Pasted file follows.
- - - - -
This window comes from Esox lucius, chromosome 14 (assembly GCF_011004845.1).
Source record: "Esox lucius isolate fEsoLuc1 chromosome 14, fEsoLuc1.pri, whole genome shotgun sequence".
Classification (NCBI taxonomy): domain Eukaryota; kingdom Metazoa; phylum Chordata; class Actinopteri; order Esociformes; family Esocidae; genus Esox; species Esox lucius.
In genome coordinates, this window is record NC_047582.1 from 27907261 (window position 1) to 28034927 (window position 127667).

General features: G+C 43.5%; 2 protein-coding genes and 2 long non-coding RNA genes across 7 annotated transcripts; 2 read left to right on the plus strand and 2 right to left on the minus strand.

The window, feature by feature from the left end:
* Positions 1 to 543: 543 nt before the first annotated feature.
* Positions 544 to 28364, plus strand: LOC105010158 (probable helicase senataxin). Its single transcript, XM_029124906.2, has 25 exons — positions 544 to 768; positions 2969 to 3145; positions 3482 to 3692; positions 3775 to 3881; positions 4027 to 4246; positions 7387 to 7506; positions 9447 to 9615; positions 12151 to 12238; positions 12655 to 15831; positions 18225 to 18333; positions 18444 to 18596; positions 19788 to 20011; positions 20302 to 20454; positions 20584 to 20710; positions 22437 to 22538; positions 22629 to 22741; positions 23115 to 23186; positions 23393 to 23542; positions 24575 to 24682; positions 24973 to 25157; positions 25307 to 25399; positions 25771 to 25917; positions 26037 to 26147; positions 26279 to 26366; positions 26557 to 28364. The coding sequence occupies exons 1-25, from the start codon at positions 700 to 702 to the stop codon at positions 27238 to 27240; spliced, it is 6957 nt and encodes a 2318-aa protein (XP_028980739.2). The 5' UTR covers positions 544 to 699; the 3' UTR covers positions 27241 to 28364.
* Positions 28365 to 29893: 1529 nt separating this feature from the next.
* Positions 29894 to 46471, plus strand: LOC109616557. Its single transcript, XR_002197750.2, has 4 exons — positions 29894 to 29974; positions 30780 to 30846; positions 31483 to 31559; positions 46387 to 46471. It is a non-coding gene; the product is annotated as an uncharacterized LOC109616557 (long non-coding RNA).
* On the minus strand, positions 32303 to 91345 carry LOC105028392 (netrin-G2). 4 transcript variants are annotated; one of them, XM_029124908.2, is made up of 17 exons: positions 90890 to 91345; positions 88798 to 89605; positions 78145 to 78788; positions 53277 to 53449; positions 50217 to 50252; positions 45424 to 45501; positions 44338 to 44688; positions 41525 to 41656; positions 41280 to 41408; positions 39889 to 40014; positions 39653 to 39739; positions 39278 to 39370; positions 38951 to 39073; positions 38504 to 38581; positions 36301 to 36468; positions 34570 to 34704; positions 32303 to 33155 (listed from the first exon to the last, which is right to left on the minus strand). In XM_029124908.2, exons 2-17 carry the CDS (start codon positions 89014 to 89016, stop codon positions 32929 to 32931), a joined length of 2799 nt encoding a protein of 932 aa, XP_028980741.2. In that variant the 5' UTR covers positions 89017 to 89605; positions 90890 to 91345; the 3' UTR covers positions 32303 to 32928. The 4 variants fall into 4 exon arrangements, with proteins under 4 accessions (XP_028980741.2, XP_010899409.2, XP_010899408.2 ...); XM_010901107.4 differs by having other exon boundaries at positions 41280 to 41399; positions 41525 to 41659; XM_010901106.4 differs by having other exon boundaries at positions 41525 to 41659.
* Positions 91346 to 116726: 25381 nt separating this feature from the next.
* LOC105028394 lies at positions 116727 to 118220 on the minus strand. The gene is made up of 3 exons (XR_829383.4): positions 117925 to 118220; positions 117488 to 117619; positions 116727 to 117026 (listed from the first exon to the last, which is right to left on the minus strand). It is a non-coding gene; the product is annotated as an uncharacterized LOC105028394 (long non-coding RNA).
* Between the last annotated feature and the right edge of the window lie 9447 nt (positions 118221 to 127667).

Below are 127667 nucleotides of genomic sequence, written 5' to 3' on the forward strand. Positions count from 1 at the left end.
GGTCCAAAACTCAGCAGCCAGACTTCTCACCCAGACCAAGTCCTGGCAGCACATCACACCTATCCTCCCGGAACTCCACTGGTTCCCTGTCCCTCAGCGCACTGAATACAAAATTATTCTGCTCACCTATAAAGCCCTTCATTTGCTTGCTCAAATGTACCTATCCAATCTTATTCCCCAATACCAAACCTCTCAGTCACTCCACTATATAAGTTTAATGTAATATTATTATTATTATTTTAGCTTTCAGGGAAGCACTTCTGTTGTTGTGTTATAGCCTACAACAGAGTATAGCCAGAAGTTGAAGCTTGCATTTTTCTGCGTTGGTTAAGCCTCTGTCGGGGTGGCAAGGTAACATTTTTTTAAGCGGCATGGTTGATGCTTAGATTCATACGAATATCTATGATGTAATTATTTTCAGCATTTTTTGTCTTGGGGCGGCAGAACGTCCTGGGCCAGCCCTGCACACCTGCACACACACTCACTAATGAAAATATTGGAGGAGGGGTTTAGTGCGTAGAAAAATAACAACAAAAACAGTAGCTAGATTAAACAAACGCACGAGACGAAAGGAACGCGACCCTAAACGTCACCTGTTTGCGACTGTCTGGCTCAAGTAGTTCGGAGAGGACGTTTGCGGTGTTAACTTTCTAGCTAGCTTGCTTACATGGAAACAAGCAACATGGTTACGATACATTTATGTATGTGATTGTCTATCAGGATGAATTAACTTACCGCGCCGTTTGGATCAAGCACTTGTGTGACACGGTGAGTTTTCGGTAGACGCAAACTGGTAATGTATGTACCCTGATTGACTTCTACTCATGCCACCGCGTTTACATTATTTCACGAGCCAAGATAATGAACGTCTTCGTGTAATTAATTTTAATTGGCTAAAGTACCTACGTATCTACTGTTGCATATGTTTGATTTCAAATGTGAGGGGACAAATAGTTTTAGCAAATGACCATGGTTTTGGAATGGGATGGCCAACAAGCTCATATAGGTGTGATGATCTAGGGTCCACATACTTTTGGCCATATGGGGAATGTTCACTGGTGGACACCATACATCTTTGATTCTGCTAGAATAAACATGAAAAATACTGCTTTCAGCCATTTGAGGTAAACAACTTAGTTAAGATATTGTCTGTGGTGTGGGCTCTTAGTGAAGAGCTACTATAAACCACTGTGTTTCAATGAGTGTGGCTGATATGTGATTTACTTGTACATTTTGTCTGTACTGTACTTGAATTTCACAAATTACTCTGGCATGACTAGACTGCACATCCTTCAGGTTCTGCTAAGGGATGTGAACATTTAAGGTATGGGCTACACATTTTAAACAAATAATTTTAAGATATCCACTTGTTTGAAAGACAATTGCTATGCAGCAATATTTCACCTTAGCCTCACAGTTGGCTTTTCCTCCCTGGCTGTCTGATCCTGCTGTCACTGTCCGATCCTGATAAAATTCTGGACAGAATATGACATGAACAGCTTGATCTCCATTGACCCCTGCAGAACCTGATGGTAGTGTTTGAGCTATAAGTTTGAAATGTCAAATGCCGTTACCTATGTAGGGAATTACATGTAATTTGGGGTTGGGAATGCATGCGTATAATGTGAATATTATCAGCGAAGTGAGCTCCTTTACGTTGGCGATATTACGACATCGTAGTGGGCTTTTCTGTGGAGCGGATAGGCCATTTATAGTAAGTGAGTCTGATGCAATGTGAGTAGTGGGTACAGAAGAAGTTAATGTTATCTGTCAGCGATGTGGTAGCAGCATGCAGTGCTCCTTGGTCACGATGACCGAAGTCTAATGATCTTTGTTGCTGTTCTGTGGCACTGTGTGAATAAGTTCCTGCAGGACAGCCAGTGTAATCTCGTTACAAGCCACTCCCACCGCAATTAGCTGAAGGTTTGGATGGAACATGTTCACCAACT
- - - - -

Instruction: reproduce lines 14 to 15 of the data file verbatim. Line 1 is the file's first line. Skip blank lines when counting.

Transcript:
* Between the last annotated feature and the right edge of the window lie 9447 nt (positions 118221 to 127667).

Below are 127667 nucleotides of genomic sequence, written 5' to 3' on the forward strand. Positions count from 1 at the left end.